Friday, July 31, 2015

DT Sport Lite Quality Test, Part 2

In our previous blog post (DT Sport Lite Quality Test, Part 1), we put an "off-the-shelf" rifle through some pretty rough conditions.  It was dropped on pavement, slid across pavement, and more than 1000 rounds of ammunition were fired through it in under 4 hours.  Through all of this, the rifle never malfunctioned.  We also test fired the rifle for accuracy before, during, and after all of this was done  (specific details for all of this can be read and viewed by clicking the highlighted blue link at the top of this paragraph).



Sometimes a weapon can fall into water and be submerged, so I wondered how this might affect the DT Sport Lite.  WARNING: do not perform any of the described or illustrated actions portrayed in this test. They can be dangerous and will void the warranty on a DTI rifle.  The same test rifle from the previous blog post was submerged twice in a small pond.  The first time was with the bolt and carrier assembly retracted and locked back (ejection port cover open), and the second time was with the bolt and carrier assembly forward (as seen in video above).  While it was underwater the rifle was pulled back and forth in an attempt to allow sand and other particles to get inside various parts of the weapon.  It did...the sand between the buffer tube and stock made it difficult to change positions on the stock at first.  Walking in from the pond to the test firing room, I worked the stock back and forth continually and it eventually returned to a normal feel, though it still sounded "gritty" during movement. Notice in the video, that the bolt and carrier was retracted to allow any water to run down the barrel and prior to test firing, a visual inspection was performed to eliminate any danger from a foreign object being in the barrel. After these two safety checks, the test rifle was immediately taken inside to a test firing room and an entire magazine was fired without malfunction.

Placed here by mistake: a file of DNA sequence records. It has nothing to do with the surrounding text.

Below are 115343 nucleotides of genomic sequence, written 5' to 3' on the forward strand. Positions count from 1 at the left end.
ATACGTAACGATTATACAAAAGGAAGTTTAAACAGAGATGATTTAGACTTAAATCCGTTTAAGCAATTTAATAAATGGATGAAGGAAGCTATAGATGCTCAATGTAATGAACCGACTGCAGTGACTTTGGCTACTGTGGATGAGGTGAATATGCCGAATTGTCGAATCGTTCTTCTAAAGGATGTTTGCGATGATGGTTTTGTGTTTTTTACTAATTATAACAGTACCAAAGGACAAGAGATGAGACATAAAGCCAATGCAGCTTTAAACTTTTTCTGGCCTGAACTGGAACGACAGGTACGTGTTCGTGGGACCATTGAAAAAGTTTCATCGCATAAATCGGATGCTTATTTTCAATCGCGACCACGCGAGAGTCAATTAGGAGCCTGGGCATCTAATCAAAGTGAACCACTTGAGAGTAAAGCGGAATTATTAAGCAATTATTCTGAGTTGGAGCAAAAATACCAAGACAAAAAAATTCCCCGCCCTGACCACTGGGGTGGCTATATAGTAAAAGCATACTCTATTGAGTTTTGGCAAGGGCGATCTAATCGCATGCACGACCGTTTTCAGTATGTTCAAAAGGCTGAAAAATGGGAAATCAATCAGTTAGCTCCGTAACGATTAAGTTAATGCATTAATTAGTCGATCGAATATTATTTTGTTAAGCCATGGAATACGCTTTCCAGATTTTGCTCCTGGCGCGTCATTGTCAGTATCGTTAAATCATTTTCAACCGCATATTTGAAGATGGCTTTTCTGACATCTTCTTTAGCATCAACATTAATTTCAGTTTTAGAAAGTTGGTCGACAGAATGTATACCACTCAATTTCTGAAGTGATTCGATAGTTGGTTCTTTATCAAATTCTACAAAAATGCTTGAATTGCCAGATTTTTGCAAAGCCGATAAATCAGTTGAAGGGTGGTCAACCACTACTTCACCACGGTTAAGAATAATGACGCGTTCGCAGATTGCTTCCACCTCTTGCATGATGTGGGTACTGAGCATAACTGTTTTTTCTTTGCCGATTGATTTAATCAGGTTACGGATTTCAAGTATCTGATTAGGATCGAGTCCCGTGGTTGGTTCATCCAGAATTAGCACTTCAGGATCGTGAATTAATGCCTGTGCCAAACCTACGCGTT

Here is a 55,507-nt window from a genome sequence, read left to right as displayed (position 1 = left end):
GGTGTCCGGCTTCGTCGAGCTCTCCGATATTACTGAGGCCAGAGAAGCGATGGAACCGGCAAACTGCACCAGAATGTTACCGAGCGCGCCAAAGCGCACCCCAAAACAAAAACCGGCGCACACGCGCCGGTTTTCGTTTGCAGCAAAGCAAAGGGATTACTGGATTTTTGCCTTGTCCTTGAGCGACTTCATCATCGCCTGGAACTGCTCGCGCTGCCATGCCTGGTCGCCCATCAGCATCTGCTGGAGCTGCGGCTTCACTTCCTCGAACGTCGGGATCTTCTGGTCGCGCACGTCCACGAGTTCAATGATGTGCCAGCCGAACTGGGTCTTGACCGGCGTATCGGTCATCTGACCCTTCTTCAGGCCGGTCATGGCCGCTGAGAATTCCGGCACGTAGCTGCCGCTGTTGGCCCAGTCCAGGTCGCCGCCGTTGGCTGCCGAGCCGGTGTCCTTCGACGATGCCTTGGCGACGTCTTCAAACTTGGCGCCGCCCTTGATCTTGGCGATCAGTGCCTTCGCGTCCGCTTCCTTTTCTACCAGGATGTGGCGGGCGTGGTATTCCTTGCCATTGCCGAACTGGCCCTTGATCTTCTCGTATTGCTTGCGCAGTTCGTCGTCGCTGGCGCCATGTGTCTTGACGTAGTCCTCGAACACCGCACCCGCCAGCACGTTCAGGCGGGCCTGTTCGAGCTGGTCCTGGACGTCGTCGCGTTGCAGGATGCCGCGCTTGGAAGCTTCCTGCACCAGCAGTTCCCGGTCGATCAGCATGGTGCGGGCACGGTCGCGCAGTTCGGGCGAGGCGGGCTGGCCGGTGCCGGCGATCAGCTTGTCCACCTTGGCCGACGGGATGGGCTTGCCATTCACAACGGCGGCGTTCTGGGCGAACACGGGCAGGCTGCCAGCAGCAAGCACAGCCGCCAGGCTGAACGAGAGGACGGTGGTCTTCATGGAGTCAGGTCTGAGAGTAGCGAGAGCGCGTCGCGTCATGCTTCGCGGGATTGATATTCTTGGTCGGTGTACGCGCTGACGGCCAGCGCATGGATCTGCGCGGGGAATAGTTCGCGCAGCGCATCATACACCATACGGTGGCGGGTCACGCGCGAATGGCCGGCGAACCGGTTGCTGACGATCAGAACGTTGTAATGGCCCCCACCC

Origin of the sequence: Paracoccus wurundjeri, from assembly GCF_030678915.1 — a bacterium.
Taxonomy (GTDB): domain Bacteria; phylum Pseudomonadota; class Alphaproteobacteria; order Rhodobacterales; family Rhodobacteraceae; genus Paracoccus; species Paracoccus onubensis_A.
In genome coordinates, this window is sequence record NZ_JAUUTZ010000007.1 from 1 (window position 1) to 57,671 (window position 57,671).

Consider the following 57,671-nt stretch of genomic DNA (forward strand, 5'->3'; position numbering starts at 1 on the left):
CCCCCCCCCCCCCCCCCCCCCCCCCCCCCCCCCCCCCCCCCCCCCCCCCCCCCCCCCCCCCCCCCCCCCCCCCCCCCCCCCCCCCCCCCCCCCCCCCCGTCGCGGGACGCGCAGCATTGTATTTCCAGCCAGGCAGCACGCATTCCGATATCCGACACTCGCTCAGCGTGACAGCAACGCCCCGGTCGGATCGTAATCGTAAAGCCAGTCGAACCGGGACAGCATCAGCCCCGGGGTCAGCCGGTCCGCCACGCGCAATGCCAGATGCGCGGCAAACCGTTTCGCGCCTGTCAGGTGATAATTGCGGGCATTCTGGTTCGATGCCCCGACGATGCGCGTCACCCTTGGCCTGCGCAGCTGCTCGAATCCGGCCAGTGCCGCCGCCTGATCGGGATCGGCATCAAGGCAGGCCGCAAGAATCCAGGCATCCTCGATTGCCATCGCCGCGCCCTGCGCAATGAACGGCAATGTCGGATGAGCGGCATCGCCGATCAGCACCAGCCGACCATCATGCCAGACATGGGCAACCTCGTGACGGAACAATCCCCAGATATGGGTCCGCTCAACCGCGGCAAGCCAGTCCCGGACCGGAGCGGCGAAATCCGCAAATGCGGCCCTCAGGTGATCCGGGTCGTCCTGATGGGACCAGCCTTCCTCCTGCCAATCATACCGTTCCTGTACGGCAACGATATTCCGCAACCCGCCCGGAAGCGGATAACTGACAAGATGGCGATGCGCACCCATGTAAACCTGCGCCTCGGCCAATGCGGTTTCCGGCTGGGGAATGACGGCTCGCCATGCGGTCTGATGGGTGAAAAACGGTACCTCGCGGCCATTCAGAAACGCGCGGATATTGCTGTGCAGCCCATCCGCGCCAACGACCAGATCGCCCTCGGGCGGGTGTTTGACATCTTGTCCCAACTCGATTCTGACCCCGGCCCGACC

After the submersion test, the rifle was lightly cleaned with a spray cleaner/lubricant/preservative and compressed air.  One more accuracy test with a fairly inexpensive red dot style optic was the final thing I desired to do with this rifle.  The optic was a Bushnell TRS-25  red dot; it is a slightly older model with a smaller 3 MOA red dot.  As in the previous accuracy tests with iron sights in Part 1, specific time and distance parameters were used for consistency.  The optic was "sighted in" using a military grade laser boresight tool before a round was fired.  Below is an image of the 4 rounds, fired at a distance of 33 yards in under 30 seconds from a seated position with the rifle's handguards resting on a deck railing.  Still under 4cm, and the rifle (now with more than 1300 rounds fired in less than two months) is still going strong.


 
 
 
At the end of the last blog post, we asked, "So, what do these tests prove?"  The intent in all of the tests in Part 1 & 2 was to mimic/replicate extreme conditions of real world use.  If you happen to drop your weapon on the ground (hopefully not over 100 times), are forced to fire a high quantity of rounds without being able to clean the weapon, or it experiences submersion in dirty water (ALWAYS ensure the chamber and bore are clear of any obstruction before loading and firing) your weapon should still work...even if it is a basic, standard AR-15.  The DT Sport Lite did.
 
The DT Sport Lite, the DT Sport, and ALL the rifles in our product line are quality, dependable, and useful tools.  Thanks for reading our blog, if you have any questions about the rifles we manufacture or the AR-15 parts and accessories we offer at www.del-ton.com, please feel free to contact us.
 
 
 
 
 
 


 
 
 
 
 

 

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